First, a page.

understanding aperture

Aperture is the depth of field that you give each picture…it is one component that helps to create a story in your photography.  It controls the volume of light that is received during the exposure of a shot.  Think of your f-stop as a pinhole, the smaller the f-stop the more light enters your exposure; the bigger the f-stop the less light enters your exposure.  My camera ranges from F1.5-F8.0, but the ranges can vary substantially…you can control this particular range by choosing “Manual” or “Aperture Priority” on your camera.  Here is what I took last night as an example:

*Notice how this picture’s focus doesn’t fall upon the flower, rather it falls along the right bottom corner of the picture to create depth of the overall picture.  I tried to work on following the line of the bench so it elongated the overall shot.  I should have probably changed up my light source to natural light, then I think the picture would have turned out less blue and more brown like the shade of the wood.*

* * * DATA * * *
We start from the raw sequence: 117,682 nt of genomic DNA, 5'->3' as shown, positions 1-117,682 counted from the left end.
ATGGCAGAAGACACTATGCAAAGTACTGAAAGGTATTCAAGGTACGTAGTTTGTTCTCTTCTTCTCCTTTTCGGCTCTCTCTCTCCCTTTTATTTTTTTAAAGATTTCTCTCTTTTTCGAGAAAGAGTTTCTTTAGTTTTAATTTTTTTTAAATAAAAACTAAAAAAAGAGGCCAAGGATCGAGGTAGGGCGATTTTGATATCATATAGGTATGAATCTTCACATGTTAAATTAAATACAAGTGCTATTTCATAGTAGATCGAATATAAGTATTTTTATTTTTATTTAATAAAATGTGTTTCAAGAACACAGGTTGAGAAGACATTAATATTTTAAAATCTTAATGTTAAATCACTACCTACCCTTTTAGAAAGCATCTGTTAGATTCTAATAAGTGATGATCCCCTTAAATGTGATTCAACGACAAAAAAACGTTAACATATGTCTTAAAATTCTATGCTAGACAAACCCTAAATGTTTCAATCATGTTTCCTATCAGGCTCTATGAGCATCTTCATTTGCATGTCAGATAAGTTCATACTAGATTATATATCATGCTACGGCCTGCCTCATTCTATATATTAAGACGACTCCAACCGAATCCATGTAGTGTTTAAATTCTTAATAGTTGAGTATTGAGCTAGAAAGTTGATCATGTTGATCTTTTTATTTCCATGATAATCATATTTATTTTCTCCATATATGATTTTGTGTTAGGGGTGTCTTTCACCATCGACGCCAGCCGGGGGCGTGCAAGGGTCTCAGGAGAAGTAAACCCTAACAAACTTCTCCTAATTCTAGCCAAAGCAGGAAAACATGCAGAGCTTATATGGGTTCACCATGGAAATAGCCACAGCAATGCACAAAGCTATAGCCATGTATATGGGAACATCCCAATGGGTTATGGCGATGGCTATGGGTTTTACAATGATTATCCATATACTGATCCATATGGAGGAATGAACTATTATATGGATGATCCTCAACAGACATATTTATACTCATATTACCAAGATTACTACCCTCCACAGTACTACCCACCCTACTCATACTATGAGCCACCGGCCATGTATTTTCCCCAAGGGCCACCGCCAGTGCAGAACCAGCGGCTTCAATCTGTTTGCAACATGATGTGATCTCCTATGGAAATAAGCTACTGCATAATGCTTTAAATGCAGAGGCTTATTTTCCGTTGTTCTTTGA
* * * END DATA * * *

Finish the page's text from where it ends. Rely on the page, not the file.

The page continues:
*Notice how in this picture the focus is now on the flower, and the lower right corner is fairly out of focus.  Again I went with the lines of the bench, but as previously noted should have changed up my light source so more of the natural hues would have popped through*

Tip:  “The Poor Man’s Depth of Field” is a great way to manually set the focus on a particular item.  When in manual mode it is a wonderful tool to use.  When you have isolated the image in your viewfinder and are about to take a shot, turn your camera’s attention directly to the area you want to focus on and press halfway in on the shutter button.  Keeping your finger halfway pressed in, turn your attention back to the isolated image you want to take and finish through with pressing the shutter button.


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